In 2008, another Syro-Malabar Catholic sister, St. Alphonsa of Bharananganam, was canonized as the first saint from India. She was a Clarist sister.

Describing the two new saints as “models of deep spirituality,” Archbishop Pennacchio reminded the gathering of the need “to foster more vocations.”

“St. Thomas the Apostle and, later, missionaries like St. Francis Xavier spread the faith in India,” the apostolic nuncio said. “Now, it is the turn of the Indian Church to bring the joy of the Gospel to other parts of the world.”

At the “festival of faith” after the Mass, the lives of both saints were portrayed in a colorful dance sequence by 60 school students as portraits of the saints were projected on screens with words depicting their lives of sanctity.

“This (canonizations) challenge us to lead more spiritual lives,” Cardinal Alencherry said. “Let us be more committed in our prayer lives.”

The head of the Syro-Malabar Church, which has been in full communion with the Latin Church in Rome since 1599, pointed out that Pope Francis had described Kerala as a cradle of vocations when he addressed more than 6,000 Catholics from Kerala gathered at St. Peter’s Basilica on Nov. 24 for a thanksgiving Mass following the canonization ceremonies.

“We have to continue to foster more vocations,” urged Cardinal Alencherry. The Syro-Malabar Church has one of the highest vocation ratios in the world with nearly one priest or religious sister for every 50 Catholics.


Christian Heritage Recognized

Kerala’s Chief Minister Oommen Chandy, an Orthodox Catholic, addressed the public meeting and attempted to give due justice to the joy and significance of the canonizations.

“With these canonizations, the 2,000-year-old Christian heritage of Kerala has been recognized and honored,” said Chandy.

St. Kuriakose, while being “a tower of spirituality,” was also “the pioneer of social reformation in Kerala society,” the chief minister said, adding that the saint’s call for Pallikkoru pallikkoodam (a school for each church) had chiefly paved the foundation for the education revolution our state.”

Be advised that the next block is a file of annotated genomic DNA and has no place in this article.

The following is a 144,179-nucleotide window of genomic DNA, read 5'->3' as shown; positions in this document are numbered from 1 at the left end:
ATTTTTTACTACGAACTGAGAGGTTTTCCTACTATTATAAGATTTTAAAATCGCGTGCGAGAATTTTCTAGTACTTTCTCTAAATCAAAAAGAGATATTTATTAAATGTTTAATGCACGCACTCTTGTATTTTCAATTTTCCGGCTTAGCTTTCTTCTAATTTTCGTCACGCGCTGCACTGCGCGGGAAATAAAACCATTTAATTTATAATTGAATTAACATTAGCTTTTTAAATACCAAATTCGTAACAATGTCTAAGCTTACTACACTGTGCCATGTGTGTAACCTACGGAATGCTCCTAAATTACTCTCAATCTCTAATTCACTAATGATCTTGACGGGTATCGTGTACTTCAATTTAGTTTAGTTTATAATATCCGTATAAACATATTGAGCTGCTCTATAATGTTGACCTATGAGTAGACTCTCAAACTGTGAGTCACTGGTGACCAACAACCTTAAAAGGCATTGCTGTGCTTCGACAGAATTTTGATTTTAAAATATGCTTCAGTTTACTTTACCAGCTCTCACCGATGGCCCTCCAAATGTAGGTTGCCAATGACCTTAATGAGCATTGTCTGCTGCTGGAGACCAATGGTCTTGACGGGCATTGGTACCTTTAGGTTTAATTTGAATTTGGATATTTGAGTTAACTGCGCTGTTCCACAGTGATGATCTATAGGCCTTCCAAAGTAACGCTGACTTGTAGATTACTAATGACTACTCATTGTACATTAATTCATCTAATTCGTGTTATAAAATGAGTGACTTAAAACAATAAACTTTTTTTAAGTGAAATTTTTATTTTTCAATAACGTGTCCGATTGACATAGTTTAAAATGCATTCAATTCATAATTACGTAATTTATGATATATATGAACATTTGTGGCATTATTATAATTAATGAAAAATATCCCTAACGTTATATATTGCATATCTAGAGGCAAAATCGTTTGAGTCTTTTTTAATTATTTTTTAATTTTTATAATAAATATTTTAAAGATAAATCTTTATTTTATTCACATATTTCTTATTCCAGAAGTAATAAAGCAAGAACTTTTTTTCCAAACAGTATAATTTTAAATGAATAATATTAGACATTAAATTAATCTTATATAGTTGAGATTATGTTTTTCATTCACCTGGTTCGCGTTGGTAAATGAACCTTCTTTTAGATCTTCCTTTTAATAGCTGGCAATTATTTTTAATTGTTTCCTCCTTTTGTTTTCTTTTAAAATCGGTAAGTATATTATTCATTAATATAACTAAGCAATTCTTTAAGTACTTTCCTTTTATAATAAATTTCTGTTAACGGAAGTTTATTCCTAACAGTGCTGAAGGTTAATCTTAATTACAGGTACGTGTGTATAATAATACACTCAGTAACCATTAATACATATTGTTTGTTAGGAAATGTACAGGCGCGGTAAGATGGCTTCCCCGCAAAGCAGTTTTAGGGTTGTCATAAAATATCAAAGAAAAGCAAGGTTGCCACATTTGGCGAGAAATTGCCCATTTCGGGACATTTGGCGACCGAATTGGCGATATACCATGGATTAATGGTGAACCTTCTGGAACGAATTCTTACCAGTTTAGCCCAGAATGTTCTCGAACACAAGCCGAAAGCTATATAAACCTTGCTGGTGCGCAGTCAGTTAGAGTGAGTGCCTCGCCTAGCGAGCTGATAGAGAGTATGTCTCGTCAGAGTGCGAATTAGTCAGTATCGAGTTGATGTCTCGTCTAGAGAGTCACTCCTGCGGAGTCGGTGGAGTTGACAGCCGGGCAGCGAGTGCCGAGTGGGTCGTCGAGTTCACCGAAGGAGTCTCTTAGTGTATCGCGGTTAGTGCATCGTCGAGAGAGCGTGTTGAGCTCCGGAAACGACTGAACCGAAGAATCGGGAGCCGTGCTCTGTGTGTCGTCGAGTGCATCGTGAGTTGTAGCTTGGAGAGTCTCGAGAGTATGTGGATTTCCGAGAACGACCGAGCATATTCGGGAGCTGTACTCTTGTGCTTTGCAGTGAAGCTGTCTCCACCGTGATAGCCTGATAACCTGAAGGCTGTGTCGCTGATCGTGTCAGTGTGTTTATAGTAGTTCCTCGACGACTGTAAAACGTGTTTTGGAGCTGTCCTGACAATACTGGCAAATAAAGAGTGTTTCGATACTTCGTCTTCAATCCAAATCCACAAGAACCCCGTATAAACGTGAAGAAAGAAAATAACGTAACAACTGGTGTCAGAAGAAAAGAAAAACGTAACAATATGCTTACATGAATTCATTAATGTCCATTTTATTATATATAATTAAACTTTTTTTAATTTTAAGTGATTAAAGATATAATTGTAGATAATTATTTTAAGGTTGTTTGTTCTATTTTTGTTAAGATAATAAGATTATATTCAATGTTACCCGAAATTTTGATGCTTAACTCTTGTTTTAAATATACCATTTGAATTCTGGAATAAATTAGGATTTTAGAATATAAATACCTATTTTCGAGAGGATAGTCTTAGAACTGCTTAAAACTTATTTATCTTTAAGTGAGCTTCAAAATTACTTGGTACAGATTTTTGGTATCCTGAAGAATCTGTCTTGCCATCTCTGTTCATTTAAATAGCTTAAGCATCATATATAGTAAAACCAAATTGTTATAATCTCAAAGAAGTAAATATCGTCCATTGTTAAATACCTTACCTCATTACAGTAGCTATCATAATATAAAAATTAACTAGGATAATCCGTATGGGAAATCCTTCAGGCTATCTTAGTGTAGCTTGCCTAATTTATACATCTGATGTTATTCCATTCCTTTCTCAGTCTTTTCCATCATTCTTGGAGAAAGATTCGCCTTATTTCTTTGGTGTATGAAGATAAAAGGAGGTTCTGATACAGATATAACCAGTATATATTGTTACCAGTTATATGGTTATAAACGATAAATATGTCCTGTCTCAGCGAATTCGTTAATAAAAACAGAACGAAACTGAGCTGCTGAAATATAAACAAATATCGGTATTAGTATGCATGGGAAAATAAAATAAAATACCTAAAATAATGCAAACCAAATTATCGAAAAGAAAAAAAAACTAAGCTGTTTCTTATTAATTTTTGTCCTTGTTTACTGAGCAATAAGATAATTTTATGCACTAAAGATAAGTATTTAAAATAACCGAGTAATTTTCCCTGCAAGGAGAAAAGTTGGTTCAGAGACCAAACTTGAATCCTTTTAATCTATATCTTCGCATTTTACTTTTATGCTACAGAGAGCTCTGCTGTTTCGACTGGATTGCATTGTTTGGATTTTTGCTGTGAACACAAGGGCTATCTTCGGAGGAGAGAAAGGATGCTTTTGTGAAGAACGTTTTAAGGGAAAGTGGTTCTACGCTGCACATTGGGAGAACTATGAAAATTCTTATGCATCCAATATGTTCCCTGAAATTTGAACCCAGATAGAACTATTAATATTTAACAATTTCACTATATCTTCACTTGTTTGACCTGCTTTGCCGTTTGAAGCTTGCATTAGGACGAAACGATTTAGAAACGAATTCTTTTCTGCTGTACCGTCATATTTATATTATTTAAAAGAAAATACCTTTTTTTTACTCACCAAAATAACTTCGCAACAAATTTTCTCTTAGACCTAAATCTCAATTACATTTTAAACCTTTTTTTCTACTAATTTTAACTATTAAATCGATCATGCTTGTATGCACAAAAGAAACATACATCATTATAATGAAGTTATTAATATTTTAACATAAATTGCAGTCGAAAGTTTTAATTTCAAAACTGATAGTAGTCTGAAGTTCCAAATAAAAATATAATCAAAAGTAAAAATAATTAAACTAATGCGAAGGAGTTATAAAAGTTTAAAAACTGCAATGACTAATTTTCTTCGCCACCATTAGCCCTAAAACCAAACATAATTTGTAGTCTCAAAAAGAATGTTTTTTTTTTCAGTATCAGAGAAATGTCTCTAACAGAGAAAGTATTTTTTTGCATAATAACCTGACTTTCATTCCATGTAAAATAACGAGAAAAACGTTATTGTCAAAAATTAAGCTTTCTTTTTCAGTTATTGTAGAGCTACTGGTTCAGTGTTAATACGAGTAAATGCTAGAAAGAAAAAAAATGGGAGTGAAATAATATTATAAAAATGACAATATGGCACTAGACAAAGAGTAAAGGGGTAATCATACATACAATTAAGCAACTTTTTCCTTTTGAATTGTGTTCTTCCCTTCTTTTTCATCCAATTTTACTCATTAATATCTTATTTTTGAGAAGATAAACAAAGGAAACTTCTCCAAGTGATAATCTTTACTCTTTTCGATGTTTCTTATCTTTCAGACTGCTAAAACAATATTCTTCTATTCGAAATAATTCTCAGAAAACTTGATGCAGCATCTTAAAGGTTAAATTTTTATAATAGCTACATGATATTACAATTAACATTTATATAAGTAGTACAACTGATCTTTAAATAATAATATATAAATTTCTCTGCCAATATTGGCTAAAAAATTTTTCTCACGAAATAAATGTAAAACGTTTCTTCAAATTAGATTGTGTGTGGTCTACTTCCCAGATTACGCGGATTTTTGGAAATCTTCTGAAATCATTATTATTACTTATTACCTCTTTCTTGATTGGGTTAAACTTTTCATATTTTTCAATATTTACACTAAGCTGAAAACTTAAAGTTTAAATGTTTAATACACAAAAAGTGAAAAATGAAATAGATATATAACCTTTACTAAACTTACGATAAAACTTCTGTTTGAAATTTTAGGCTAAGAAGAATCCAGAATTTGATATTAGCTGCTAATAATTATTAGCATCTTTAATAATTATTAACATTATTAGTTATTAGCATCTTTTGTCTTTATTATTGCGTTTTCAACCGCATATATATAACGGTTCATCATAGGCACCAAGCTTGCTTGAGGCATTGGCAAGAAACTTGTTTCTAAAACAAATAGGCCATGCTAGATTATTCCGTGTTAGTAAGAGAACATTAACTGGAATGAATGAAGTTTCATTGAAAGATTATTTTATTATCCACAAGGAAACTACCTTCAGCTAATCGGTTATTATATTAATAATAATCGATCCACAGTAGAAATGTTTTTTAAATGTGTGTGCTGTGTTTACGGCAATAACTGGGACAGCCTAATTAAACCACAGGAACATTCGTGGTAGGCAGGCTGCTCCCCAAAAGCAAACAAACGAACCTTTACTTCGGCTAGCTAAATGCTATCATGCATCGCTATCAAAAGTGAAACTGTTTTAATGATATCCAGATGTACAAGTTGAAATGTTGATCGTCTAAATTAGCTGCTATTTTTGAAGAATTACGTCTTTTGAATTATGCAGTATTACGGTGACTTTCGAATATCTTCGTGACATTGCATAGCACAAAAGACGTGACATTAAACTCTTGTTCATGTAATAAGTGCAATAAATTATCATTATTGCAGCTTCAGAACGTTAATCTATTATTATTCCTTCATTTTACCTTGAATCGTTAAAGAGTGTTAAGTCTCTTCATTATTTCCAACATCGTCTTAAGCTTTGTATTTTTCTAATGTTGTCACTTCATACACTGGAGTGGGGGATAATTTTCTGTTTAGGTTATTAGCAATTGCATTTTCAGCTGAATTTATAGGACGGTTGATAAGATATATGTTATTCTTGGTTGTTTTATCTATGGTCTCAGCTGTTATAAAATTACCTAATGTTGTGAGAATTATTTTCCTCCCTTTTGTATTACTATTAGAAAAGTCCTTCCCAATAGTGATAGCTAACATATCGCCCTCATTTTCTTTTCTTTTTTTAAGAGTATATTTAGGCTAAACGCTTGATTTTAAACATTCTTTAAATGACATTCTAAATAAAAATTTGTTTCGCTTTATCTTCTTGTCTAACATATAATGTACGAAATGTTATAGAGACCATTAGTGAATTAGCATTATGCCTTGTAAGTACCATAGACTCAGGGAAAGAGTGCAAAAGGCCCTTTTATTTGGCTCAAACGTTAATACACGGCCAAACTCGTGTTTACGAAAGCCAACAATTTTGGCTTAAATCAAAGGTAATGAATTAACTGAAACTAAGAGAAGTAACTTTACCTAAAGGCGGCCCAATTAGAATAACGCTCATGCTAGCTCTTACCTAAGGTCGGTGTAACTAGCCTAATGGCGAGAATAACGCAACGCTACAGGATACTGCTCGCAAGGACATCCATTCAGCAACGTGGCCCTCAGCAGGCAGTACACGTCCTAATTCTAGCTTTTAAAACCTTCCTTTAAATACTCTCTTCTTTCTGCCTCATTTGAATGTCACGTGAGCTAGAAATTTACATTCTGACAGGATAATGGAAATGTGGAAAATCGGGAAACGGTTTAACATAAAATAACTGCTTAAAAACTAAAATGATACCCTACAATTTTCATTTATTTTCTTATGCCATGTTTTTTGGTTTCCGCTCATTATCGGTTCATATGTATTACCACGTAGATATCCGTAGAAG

Kerala is the second-most literate and educationally advanced state in India. Catholics make up 12% of the state’s 35 million-strong population, and the Church runs nearly half of its 15,000 private primary schools.

“By opening schools, orphanages, home for mentally challenged, old-age homes and [giving] free lunch for the poor, Father Chavara laid out the path of social reformation here,” acknowledged Chandy.

He also praised the virtues of “simple and humble” St. Euphrasia, who is known for her words, “Even if you are less in riches, don’t be short in virtues,” He called her the “patroness of families.”

Kurian Joseph, a Catholic and a judge in the federal Supreme Court of India, said the canonizations are “a big inspiration for all of us.”

“Each one of us is called to lead holy lives,” said Joseph, who is known for proclaiming his faith fearlessly in public despite being a judge of India’s highest court.

“Sainthood comes after death only.”

Register correspondent Anto Akkara writes from Bangalore, India.